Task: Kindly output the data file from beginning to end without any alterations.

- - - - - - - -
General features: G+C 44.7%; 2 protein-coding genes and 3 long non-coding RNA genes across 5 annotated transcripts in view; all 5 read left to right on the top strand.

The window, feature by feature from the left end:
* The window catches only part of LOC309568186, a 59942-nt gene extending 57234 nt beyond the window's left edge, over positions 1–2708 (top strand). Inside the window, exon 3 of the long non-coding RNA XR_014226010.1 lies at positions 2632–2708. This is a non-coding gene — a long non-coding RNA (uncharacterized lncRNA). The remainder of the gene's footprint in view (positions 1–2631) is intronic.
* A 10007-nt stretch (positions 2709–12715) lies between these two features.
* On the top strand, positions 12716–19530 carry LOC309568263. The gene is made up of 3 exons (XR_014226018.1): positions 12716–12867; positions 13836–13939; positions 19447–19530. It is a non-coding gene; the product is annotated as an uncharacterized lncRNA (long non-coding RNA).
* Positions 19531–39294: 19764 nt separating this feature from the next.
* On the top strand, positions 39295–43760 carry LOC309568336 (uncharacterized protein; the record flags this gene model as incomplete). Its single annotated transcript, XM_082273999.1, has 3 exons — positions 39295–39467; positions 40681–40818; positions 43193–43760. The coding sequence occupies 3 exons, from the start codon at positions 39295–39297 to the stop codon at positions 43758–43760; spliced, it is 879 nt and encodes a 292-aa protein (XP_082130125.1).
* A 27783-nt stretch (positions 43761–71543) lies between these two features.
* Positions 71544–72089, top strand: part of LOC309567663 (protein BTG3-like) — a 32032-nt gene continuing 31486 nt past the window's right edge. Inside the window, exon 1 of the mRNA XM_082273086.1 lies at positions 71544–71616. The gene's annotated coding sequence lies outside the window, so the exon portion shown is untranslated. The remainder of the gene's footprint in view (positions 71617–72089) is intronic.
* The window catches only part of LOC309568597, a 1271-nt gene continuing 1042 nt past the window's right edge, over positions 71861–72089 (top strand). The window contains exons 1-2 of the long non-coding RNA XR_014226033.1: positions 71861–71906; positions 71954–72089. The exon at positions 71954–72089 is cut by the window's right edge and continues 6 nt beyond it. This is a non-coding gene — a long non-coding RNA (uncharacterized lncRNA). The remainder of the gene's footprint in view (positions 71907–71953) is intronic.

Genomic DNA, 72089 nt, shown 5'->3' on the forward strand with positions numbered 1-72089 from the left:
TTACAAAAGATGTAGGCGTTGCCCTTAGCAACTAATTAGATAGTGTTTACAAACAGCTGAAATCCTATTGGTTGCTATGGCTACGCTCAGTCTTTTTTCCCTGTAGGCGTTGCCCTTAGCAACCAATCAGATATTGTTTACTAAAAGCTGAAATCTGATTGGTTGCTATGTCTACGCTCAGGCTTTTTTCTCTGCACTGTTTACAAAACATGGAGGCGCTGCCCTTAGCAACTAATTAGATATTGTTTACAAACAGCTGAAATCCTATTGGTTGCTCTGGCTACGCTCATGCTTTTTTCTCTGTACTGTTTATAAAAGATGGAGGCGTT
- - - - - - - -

General features: G+C 44.7%; 2 protein-coding genes and 3 long non-coding RNA genes across 5 annotated transcripts in view; all 5 read left to right on the top strand.

The window, feature by feature from the left end:
* The window catches only part of LOC309568186, a 59942-nt gene extending 57234 nt beyond the window's left edge, over positions 1–2708 (top strand). Inside the window, exon 3 of the long non-coding RNA XR_014226010.1 lies at positions 2632–2708. This is a non-coding gene — a long non-coding RNA (uncharacterized lncRNA). The remainder of the gene's footprint in view (positions 1–2631) is intronic.
* A 10007-nt stretch (positions 2709–12715) lies between these two features.
* On the top strand, positions 12716–19530 carry LOC309568263. The gene is made up of 3 exons (XR_014226018.1): positions 12716–12867; positions 13836–13939; positions 19447–19530. It is a non-coding gene; the product is annotated as an uncharacterized lncRNA (long non-coding RNA).
* Positions 19531–39294: 19764 nt separating this feature from the next.
* On the top strand, positions 39295–43760 carry LOC309568336 (uncharacterized protein; the record flags this gene model as incomplete). Its single annotated transcript, XM_082273999.1, has 3 exons — positions 39295–39467; positions 40681–40818; positions 43193–43760. The coding sequence occupies 3 exons, from the start codon at positions 39295–39297 to the stop codon at positions 43758–43760; spliced, it is 879 nt and encodes a 292-aa protein (XP_082130125.1).
* A 27783-nt stretch (positions 43761–71543) lies between these two features.
* Positions 71544–72089, top strand: part of LOC309567663 (protein BTG3-like) — a 32032-nt gene continuing 31486 nt past the window's right edge. Inside the window, exon 1 of the mRNA XM_082273086.1 lies at positions 71544–71616. The gene's annotated coding sequence lies outside the window, so the exon portion shown is untranslated. The remainder of the gene's footprint in view (positions 71617–72089) is intronic.
* The window catches only part of LOC309568597, a 1271-nt gene continuing 1042 nt past the window's right edge, over positions 71861–72089 (top strand). The window contains exons 1-2 of the long non-coding RNA XR_014226033.1: positions 71861–71906; positions 71954–72089. The exon at positions 71954–72089 is cut by the window's right edge and continues 6 nt beyond it. This is a non-coding gene — a long non-coding RNA (uncharacterized lncRNA). The remainder of the gene's footprint in view (positions 71907–71953) is intronic.

Genomic DNA, 72089 nt, shown 5'->3' on the forward strand with positions numbered 1-72089 from the left:
TTACAAAAGATGTAGGCGTTGCCCTTAGCAACTAATTAGATAGTGTTTACAAACAGCTGAAATCCTATTGGTTGCTATGGCTACGCTCAGTCTTTTTTCCCTGTAGGCGTTGCCCTTAGCAACCAATCAGATATTGTTTACTAAAAGCTGAAATCTGATTGGTTGCTATGTCTACGCTCAGGCTTTTTTCTCTGCACTGTTTACAAAACATGGAGGCGCTGCCCTTAGCAACTAATTAGATATTGTTTACAAACAGCTGAAATCCTATTGGTTGCTCTGGCTACGCTCATGCTTTTTTCTCTGTACTGTTTATAAAAGATGGAGGCGTT